1) Too many teams

Nearly a quarter of FIFA’s members will now qualify, which dilutes the basic challenge in the first place. Where’s the prestige in qualifying? Also, after two years and many qualifying games, your reward is only two games at the World Cup, not three as currently. That aspect seems an imbalance at least. In percentages terms, the number teams qualifying still quite low, particularly compared to other sports. Under a quarter of teams at football’s World Cup, compared to often 100% of Test level nations at cricket’s and all of tier 1 and most of tier 2 at rugby’s.

2) Less dreams

Sure, while the minnows are now guppies, guppies like Australia become piranhas. So much of the joy when qualifying for 2006 was that it was the first such qualification in 32 years. That mountain to conquer is already a hill in Asia, and the hill will become rubble with the extra four spots allocated. Being perennial World Cup qualifiers is not ideal for a developing nation like Australia. We need the kick up the backside occasionally, much like our youth program is now receiving after recent debacles of multiple failed qualifying campaigns at youth and Olympic level. With the move into Asia I was already prepared to accept missing one World Cup out of every 3, or even missing two in a row if the sport was in malaise. Most top European countries occasionally miss major tournaments, and if it’s ok for them to bomb out at times it should be good enough for us.

3) No 4-team group

Even with the increase of teams over the years, one time honoured staple remained: groups of 4 teams. The change to 3-team groups means each team plays only 2 matches and the odd number of teams means the final games of a group can’t be played simultaneously. This means teams can play for certain results to help others progress. While this ethical problem is quite rare in practice and still possible in a 4-team group, FIFA were always so adamant in preventing it… until now. Tied groups will also become a problem. FIFA are talking about penalty shootouts to split drawn games. That would be a disaster as weaker teams will play for draws. Goal difference and other tie-breaking mechanisms must still be used. In the worst case scenario, maybe 30 minute playoffs are introduced.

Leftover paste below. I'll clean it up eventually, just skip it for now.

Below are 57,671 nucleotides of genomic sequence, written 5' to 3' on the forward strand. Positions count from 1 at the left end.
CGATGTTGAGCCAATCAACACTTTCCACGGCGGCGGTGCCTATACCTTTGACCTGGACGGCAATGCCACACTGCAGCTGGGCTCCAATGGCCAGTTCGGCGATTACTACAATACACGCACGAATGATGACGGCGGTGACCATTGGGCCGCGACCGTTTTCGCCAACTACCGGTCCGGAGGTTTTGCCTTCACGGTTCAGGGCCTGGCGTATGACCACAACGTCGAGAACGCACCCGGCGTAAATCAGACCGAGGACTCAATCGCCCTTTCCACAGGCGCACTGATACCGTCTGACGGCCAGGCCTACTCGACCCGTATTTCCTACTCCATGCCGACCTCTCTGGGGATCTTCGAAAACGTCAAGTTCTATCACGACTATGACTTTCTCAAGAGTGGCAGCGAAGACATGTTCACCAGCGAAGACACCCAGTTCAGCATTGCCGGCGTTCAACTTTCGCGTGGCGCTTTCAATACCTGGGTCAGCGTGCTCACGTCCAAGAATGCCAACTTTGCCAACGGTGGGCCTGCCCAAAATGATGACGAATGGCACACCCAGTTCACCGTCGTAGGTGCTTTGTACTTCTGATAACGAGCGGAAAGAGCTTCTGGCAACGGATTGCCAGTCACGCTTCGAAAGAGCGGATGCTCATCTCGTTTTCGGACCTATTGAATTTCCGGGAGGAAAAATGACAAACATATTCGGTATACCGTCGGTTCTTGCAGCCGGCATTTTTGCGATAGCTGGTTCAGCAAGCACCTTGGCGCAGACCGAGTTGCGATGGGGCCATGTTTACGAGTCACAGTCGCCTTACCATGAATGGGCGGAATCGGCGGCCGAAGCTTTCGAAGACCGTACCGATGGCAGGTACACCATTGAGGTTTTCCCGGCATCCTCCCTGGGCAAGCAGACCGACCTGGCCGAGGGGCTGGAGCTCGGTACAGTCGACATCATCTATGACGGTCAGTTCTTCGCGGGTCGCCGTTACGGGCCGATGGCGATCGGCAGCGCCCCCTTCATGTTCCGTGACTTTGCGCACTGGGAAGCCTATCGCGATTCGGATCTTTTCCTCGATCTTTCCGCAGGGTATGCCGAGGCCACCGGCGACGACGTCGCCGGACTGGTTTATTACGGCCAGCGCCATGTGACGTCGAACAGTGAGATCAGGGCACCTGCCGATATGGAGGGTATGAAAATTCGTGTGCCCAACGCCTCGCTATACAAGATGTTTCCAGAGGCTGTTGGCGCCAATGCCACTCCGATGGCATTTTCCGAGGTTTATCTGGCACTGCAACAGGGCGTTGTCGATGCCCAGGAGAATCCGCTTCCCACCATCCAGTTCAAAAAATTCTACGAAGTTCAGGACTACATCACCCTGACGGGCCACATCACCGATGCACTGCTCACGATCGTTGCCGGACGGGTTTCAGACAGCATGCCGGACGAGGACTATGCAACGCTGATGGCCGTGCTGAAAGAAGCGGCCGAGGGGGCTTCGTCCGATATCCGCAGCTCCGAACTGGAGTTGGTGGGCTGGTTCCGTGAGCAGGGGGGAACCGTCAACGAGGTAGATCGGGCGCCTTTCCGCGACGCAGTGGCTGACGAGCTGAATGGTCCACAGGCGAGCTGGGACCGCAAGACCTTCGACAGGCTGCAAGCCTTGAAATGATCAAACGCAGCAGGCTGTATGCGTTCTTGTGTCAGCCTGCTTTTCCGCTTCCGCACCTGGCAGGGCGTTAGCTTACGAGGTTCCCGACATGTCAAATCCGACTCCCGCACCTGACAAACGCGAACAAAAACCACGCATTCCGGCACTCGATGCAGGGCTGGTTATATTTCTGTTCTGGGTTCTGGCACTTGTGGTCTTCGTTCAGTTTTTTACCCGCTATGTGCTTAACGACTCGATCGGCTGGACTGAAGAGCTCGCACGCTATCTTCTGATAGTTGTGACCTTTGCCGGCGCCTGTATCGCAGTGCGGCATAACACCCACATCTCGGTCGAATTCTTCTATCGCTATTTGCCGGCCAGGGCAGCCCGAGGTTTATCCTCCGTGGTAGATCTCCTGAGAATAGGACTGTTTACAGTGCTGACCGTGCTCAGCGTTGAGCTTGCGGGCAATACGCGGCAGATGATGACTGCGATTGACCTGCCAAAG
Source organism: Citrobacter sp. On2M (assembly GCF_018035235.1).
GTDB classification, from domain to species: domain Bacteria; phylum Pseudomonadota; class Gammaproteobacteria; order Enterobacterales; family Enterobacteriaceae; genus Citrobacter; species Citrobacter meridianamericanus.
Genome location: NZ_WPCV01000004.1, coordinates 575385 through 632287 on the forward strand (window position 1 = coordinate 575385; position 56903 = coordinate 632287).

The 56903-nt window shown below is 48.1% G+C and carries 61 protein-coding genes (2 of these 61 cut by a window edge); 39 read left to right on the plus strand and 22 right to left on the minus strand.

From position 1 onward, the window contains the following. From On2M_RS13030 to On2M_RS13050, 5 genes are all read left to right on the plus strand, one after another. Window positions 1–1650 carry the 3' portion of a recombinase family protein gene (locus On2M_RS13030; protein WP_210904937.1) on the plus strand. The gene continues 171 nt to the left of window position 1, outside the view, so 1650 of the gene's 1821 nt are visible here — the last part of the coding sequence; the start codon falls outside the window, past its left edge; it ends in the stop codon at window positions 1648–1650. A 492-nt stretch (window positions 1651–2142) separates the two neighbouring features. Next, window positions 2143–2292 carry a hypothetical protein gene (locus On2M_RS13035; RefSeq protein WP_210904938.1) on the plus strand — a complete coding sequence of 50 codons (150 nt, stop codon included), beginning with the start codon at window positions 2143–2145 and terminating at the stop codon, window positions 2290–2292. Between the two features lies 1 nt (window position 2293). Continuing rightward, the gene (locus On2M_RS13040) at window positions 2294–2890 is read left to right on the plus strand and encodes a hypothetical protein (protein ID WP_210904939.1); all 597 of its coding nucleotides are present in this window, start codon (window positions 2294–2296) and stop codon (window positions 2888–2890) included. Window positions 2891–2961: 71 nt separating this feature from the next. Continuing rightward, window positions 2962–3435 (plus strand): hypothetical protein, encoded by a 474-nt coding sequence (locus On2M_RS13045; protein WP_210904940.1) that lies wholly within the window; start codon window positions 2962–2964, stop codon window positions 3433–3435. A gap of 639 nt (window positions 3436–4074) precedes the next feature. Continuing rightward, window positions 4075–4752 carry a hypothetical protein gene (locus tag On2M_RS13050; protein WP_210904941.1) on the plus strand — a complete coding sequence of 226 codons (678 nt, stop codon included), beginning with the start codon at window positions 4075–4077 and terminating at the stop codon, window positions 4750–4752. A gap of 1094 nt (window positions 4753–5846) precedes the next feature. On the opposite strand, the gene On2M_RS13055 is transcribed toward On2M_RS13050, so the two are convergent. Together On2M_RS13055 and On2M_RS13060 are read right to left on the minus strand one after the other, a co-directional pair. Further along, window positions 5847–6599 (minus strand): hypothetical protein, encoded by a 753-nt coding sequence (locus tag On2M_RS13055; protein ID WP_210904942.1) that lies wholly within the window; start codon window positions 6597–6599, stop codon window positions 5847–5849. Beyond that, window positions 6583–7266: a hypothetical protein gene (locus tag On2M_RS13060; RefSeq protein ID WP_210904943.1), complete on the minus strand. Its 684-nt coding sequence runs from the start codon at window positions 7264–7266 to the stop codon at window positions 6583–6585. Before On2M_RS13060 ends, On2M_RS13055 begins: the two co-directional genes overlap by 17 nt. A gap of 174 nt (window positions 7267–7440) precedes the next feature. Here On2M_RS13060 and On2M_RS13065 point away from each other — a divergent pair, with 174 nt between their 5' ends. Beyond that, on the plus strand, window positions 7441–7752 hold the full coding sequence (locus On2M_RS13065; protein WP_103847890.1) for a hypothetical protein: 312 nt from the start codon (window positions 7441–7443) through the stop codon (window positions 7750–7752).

4) The squabble for spots will continue

Everyone will be happy in the short term with the extra spots. After that, watch the squabbling resume. South America are so greedy they will probably want all their countries represented. Already if you consider they will get at least 1.5 extra spots, that’s 6 out of 10 teams going. Ridiculous. As mentioned in these pages many times, spots should be based on past performances, with confederations streamlined to facilitate this. That means the Americas should be one confederation and Oceania should merge with Asia. That leaves roughly four regions of 50 teams. To each goes 8 direct spots with 1 to the host. The remaining 15 spots are allocated by previous World Cup performances over the past 3 Cups. If Asia/Oceania get 6 teams among the top 15 best performed teams, that’s six spots to them. Typically they get zero or one, so they’ll sit on 8 or 9, while Europe with usually 8 teams through will get 16 spots in total.

COMPROMISE

My personal preference is four 40 teams over 10 groups. So you still keep the 4-team group and, more importantly, make each match extra important because only 6 of the 10 second placed teams progress to the knockout phase.

Culture is to blame for wrong offside calls, not the referees

06 January 2015

Sydney FC’s Marc Janko was denied “goal of the year” by a refereeing blunder according to their coach Graham Arnold in an A-League match last weekend: “They do it every week … they may as well just give the championship trophy to the referees because they decide what’s going on. They ruin games every week and today they have ruined goal of the year.” While no one disputes Janko’s goal was legal, and you need to admire Arnold’s humour of awarding the referees the championship, the fault is not with the referee, it’s with the sport’s culture.